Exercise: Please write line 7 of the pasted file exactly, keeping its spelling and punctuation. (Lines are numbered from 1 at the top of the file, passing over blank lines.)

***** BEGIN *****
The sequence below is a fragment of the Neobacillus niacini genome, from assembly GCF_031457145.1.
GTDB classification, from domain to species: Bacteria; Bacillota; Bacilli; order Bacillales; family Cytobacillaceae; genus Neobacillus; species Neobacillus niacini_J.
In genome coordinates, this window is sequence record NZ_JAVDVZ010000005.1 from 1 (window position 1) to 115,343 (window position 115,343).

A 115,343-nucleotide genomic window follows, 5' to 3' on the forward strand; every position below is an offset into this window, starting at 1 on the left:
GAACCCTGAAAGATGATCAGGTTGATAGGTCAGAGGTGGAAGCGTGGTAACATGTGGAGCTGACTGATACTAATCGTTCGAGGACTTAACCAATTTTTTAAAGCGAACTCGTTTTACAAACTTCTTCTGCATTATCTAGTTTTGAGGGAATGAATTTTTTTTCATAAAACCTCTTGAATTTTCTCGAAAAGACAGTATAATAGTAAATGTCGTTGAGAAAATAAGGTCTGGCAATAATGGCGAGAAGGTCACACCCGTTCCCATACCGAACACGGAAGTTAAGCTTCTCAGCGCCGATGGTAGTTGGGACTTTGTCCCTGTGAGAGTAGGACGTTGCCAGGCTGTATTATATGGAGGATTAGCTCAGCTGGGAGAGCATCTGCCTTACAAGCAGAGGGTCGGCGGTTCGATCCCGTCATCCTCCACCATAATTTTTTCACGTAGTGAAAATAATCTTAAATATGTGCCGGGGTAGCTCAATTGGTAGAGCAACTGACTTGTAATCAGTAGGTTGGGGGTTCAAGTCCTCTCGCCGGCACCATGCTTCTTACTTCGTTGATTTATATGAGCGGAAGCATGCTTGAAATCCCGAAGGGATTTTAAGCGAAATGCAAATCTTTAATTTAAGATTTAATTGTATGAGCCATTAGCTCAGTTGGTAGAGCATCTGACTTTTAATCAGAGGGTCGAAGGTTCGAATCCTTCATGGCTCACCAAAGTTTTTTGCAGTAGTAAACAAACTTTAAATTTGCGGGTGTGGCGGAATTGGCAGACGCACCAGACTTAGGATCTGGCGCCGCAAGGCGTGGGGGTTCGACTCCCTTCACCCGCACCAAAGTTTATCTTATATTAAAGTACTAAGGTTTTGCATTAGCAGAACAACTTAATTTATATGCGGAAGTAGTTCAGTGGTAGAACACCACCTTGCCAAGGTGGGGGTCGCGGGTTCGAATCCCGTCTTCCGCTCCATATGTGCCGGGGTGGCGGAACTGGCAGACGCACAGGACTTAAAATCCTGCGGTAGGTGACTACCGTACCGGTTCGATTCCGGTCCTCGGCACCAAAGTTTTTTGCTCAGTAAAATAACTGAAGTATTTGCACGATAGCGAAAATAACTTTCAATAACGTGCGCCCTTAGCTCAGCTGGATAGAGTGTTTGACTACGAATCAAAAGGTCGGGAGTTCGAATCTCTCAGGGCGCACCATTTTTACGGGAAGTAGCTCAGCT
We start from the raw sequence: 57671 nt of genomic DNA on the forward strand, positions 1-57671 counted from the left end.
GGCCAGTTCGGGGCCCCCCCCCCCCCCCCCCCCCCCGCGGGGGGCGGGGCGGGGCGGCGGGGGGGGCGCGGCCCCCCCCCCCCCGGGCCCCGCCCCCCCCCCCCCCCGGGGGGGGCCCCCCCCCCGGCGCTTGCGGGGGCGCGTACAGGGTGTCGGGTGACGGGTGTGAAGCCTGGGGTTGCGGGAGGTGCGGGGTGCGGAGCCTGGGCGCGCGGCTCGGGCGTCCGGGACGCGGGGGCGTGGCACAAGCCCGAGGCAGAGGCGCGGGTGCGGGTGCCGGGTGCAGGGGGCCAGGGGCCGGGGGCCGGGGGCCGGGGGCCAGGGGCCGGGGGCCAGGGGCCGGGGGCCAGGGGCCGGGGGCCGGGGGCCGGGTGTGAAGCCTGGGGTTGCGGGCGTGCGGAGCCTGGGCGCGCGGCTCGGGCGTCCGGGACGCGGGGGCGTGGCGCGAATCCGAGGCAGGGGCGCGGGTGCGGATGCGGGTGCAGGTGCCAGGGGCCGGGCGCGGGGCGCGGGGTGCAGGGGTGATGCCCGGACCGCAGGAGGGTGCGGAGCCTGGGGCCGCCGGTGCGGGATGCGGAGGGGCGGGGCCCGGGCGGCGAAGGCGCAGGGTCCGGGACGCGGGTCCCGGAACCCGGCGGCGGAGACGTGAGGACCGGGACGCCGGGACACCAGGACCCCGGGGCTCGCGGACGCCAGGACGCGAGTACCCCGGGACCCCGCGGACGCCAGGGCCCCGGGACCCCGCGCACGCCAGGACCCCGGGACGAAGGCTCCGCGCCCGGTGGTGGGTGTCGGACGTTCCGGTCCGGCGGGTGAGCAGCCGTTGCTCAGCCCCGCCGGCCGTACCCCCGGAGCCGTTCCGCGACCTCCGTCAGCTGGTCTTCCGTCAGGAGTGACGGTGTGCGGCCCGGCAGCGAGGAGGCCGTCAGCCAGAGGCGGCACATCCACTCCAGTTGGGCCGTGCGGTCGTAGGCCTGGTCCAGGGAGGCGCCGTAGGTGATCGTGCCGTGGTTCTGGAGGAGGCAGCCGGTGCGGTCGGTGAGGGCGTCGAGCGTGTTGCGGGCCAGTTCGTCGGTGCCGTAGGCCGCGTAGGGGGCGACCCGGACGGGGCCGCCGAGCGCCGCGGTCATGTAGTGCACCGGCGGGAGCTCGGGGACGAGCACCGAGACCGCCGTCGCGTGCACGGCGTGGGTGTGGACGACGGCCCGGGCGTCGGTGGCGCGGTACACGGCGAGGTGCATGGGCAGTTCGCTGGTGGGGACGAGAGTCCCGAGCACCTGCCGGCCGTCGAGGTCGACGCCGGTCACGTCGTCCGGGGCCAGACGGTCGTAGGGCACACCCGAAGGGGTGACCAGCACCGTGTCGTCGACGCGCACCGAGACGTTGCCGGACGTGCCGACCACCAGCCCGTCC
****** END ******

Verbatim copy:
GGCCAGTTCGGGGCCCCCCCCCCCCCCCCCCCCCCCGCGGGGGGCGGGGCGGGGCGGCGGGGGGGGCGCGGCCCCCCCCCCCCCGGGCCCCGCCCCCCCCCCCCCCCGGGGGGGGCCCCCCCCCCGGCGCTTGCGGGGGCGCGTACAGGGTGTCGGGTGACGGGTGTGAAGCCTGGGGTTGCGGGAGGTGCGGGGTGCGGAGCCTGGGCGCGCGGCTCGGGCGTCCGGGACGCGGGGGCGTGGCACAAGCCCGAGGCAGAGGCGCGGGTGCGGGTGCCGGGTGCAGGGGGCCAGGGGCCGGGGGCCGGGGGCCGGGGGCCAGGGGCCGGGGGCCAGGGGCCGGGGGCCAGGGGCCGGGGGCCGGGGGCCGGGTGTGAAGCCTGGGGTTGCGGGCGTGCGGAGCCTGGGCGCGCGGCTCGGGCGTCCGGGACGCGGGGGCGTGGCGCGAATCCGAGGCAGGGGCGCGGGTGCGGATGCGGGTGCAGGTGCCAGGGGCCGGGCGCGGGGCGCGGGGTGCAGGGGTGATGCCCGGACCGCAGGAGGGTGCGGAGCCTGGGGCCGCCGGTGCGGGATGCGGAGGGGCGGGGCCCGGGCGGCGAAGGCGCAGGGTCCGGGACGCGGGTCCCGGAACCCGGCGGCGGAGACGTGAGGACCGGGACGCCGGGACACCAGGACCCCGGGGCTCGCGGACGCCAGGACGCGAGTACCCCGGGACCCCGCGGACGCCAGGGCCCCGGGACCCCGCGCACGCCAGGACCCCGGGACGAAGGCTCCGCGCCCGGTGGTGGGTGTCGGACGTTCCGGTCCGGCGGGTGAGCAGCCGTTGCTCAGCCCCGCCGGCCGTACCCCCGGAGCCGTTCCGCGACCTCCGTCAGCTGGTCTTCCGTCAGGAGTGACGGTGTGCGGCCCGGCAGCGAGGAGGCCGTCAGCCAGAGGCGGCACATCCACTCCAGTTGGGCCGTGCGGTCGTAGGCCTGGTCCAGGGAGGCGCCGTAGGTGATCGTGCCGTGGTTCTGGAGGAGGCAGCCGGTGCGGTCGGTGAGGGCGTCGAGCGTGTTGCGGGCCAGTTCGTCGGTGCCGTAGGCCGCGTAGGGGGCGACCCGGACGGGGCCGCCGAGCGCCGCGGTCATGTAGTGCACCGGCGGGAGCTCGGGGACGAGCACCGAGACCGCCGTCGCGTGCACGGCGTGGGTGTGGACGACGGCCCGGGCGTCGGTGGCGCGGTACACGGCGAGGTGCATGGGCAGTTCGCTGGTGGGGACGAGAGTCCCGAGCACCTGCCGGCCGTCGAGGTCGACGCCGGTCACGTCGTCCGGGGCCAGACGGTCGTAGGGCACACCCGAAGGGGTGACCAGCACCGTGTCGTCGACGCGCACCGAGACGTTGCCGGACGTGCCGACCACCAGCCCGTCC